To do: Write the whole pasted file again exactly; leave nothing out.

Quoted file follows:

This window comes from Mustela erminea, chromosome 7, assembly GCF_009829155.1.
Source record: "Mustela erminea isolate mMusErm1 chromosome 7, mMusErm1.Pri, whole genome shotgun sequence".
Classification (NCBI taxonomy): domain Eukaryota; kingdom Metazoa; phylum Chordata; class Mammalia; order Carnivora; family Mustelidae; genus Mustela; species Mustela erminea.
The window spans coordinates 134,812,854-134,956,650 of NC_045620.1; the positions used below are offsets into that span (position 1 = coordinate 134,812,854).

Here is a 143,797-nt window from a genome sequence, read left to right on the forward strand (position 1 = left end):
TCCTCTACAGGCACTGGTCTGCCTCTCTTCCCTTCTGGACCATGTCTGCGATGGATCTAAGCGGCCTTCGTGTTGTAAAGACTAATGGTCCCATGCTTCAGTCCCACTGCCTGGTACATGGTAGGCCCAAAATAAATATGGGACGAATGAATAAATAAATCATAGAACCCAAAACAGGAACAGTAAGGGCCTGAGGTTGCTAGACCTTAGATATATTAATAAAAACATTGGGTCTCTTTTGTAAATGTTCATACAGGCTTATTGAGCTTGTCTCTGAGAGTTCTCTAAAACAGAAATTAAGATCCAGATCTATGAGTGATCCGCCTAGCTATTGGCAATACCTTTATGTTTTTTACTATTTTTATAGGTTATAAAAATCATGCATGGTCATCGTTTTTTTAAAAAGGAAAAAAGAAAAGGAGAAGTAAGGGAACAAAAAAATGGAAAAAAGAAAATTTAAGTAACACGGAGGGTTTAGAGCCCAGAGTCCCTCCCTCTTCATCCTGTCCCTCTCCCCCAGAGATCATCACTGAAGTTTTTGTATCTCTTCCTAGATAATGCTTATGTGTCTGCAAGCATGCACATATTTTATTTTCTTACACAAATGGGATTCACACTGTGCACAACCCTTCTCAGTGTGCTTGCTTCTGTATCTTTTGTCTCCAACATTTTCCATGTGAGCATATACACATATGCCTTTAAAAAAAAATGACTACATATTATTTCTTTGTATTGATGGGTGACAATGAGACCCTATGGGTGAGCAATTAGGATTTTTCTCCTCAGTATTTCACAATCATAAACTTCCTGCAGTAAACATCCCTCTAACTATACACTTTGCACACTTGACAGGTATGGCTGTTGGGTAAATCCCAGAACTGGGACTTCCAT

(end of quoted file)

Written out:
This window comes from Mustela erminea, chromosome 7, assembly GCF_009829155.1.
Source record: "Mustela erminea isolate mMusErm1 chromosome 7, mMusErm1.Pri, whole genome shotgun sequence".
Classification (NCBI taxonomy): domain Eukaryota; kingdom Metazoa; phylum Chordata; class Mammalia; order Carnivora; family Mustelidae; genus Mustela; species Mustela erminea.
The window spans coordinates 134,812,854-134,956,650 of NC_045620.1; the positions used below are offsets into that span (position 1 = coordinate 134,812,854).

Here is a 143,797-nt window from a genome sequence, read left to right on the forward strand (position 1 = left end):
TCCTCTACAGGCACTGGTCTGCCTCTCTTCCCTTCTGGACCATGTCTGCGATGGATCTAAGCGGCCTTCGTGTTGTAAAGACTAATGGTCCCATGCTTCAGTCCCACTGCCTGGTACATGGTAGGCCCAAAATAAATATGGGACGAATGAATAAATAAATCATAGAACCCAAAACAGGAACAGTAAGGGCCTGAGGTTGCTAGACCTTAGATATATTAATAAAAACATTGGGTCTCTTTTGTAAATGTTCATACAGGCTTATTGAGCTTGTCTCTGAGAGTTCTCTAAAACAGAAATTAAGATCCAGATCTATGAGTGATCCGCCTAGCTATTGGCAATACCTTTATGTTTTTTACTATTTTTATAGGTTATAAAAATCATGCATGGTCATCGTTTTTTTAAAAAGGAAAAAAGAAAAGGAGAAGTAAGGGAACAAAAAAATGGAAAAAAGAAAATTTAAGTAACACGGAGGGTTTAGAGCCCAGAGTCCCTCCCTCTTCATCCTGTCCCTCTCCCCCAGAGATCATCACTGAAGTTTTTGTATCTCTTCCTAGATAATGCTTATGTGTCTGCAAGCATGCACATATTTTATTTTCTTACACAAATGGGATTCACACTGTGCACAACCCTTCTCAGTGTGCTTGCTTCTGTATCTTTTGTCTCCAACATTTTCCATGTGAGCATATACACATATGCCTTTAAAAAAAAATGACTACATATTATTTCTTTGTATTGATGGGTGACAATGAGACCCTATGGGTGAGCAATTAGGATTTTTCTCCTCAGTATTTCACAATCATAAACTTCCTGCAGTAAACATCCCTCTAACTATACACTTTGCACACTTGACAGGTATGGCTGTTGGGTAAATCCCAGAACTGGGACTTCCAT